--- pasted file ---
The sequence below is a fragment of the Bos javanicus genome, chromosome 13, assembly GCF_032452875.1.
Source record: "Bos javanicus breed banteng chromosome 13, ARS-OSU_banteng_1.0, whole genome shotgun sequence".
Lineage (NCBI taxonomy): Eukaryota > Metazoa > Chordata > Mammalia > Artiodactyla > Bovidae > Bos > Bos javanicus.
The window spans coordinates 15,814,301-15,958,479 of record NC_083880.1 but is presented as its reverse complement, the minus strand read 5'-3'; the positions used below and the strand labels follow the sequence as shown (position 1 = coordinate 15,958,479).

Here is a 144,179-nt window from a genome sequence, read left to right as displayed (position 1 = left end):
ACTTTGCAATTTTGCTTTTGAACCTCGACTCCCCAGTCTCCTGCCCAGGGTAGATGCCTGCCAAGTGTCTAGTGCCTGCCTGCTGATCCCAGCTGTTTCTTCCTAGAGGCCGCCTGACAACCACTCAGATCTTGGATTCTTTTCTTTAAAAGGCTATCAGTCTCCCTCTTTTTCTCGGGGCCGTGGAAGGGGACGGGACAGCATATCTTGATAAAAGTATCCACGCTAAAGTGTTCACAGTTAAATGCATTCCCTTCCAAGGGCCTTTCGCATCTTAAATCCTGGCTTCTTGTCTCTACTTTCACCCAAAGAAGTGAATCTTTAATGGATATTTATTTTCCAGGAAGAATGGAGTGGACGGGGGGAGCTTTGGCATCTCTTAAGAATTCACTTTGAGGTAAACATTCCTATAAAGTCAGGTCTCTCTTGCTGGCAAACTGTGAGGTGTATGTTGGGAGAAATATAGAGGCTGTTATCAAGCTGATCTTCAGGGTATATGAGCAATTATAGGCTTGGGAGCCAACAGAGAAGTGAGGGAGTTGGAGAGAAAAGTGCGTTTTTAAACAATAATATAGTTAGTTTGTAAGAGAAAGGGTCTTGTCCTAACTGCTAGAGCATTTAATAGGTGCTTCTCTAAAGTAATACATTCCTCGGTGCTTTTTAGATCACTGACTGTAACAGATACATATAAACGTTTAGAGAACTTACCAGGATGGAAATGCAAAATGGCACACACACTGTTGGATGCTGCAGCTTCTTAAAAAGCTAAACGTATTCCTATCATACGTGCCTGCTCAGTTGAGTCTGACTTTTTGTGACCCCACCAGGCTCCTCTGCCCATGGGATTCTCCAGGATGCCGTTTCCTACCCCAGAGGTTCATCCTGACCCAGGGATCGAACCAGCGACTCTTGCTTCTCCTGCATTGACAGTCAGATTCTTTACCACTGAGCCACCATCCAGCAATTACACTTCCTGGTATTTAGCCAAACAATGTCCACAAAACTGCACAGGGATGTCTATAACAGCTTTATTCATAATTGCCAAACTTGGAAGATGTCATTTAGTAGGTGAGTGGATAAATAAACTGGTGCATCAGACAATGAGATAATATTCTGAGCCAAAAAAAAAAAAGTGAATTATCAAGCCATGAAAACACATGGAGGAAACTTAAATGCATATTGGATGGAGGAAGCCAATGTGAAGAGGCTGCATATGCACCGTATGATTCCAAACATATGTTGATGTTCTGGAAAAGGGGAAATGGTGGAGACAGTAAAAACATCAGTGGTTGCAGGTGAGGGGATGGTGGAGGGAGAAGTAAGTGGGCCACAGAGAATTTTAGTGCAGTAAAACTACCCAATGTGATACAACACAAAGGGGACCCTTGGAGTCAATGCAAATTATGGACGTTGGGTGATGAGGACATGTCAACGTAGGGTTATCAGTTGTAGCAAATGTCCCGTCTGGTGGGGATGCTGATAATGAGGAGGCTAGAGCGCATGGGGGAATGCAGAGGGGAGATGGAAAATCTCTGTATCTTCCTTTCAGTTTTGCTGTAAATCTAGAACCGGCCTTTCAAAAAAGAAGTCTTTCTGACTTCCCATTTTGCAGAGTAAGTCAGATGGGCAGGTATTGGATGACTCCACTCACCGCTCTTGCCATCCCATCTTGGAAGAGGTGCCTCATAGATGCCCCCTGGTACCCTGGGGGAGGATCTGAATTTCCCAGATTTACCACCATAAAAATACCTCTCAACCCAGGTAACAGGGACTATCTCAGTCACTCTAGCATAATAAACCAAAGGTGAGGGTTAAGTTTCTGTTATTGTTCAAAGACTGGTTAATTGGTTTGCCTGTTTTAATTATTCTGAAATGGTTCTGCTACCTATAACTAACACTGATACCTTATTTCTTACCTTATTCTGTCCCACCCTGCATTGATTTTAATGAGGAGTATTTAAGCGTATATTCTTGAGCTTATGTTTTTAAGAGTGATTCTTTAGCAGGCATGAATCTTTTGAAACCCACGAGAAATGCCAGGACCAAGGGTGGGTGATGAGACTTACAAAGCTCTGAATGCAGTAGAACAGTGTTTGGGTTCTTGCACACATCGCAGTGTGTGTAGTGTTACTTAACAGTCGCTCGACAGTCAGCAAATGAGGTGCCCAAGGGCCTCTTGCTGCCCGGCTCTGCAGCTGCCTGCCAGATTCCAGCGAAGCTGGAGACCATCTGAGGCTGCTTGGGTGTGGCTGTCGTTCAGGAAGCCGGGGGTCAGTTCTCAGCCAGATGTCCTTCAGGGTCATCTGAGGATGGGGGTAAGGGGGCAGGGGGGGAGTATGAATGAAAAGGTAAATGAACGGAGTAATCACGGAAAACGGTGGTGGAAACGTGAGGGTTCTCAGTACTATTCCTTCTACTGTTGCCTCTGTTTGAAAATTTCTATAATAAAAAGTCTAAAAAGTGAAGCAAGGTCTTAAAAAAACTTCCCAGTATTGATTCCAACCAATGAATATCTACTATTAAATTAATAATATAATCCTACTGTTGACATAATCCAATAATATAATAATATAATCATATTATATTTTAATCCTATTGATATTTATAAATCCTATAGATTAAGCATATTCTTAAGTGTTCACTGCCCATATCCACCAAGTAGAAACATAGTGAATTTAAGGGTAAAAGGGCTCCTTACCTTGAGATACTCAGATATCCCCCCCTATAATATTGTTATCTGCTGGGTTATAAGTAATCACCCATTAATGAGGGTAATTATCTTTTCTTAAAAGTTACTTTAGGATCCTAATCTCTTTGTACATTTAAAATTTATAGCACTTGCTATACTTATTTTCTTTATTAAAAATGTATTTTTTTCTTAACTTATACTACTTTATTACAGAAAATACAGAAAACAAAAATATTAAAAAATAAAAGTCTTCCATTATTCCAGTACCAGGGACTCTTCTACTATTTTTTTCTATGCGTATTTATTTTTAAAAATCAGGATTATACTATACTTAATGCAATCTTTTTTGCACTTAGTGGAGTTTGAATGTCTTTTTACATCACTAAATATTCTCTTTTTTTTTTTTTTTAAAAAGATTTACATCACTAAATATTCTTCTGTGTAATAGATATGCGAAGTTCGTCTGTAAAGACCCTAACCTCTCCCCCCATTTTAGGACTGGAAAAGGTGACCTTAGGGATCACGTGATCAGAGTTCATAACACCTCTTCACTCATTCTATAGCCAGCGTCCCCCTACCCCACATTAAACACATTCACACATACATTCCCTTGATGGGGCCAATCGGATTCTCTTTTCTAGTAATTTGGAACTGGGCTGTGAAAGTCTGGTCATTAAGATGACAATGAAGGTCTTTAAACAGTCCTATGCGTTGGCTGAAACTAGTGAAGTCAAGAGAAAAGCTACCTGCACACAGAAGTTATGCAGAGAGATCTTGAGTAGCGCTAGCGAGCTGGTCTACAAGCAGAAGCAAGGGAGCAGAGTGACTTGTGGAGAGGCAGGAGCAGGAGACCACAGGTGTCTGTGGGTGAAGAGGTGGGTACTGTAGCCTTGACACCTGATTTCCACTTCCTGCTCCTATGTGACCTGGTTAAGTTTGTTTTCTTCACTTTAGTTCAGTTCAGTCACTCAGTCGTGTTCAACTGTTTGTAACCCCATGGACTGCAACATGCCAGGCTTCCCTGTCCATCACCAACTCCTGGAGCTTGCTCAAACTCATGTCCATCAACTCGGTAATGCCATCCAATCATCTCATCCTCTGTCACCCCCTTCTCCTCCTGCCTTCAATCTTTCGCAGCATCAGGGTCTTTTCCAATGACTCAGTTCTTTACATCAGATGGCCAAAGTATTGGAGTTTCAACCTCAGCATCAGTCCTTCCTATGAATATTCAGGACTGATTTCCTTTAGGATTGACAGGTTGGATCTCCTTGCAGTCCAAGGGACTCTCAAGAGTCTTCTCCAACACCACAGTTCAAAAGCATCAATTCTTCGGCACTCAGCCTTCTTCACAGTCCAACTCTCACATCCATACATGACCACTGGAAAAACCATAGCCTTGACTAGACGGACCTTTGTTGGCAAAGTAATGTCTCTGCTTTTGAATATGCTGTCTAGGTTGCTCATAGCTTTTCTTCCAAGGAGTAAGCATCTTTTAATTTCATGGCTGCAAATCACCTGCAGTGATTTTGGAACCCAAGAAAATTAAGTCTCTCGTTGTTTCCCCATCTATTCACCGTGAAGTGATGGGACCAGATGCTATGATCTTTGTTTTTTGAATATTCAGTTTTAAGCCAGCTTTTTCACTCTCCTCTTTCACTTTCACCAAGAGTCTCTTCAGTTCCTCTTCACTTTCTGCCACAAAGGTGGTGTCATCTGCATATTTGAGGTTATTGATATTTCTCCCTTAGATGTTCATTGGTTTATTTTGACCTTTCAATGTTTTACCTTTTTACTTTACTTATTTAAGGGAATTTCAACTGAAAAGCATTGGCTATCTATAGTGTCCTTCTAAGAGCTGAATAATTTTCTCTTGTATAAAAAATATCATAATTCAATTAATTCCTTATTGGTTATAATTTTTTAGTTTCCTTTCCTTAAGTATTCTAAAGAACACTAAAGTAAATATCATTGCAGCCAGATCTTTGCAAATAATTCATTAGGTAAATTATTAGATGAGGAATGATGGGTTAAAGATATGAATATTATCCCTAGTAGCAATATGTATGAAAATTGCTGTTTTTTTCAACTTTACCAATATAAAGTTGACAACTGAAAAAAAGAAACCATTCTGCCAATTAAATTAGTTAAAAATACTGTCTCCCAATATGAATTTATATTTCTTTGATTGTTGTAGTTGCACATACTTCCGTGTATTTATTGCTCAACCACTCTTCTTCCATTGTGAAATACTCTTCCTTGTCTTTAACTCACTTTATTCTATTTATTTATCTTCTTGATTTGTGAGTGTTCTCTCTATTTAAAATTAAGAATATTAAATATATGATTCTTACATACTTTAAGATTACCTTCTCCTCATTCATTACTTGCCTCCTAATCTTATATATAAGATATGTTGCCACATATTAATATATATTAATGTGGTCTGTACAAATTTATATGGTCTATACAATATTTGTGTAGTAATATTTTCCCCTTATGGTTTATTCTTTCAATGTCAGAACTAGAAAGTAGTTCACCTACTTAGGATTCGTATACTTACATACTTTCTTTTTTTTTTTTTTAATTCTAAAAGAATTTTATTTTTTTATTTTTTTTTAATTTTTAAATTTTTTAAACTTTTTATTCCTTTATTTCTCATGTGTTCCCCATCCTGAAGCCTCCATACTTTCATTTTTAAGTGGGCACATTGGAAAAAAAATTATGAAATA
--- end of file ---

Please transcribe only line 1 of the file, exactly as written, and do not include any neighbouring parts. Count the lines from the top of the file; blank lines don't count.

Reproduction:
The sequence below is a fragment of the Bos javanicus genome, chromosome 13, assembly GCF_032452875.1.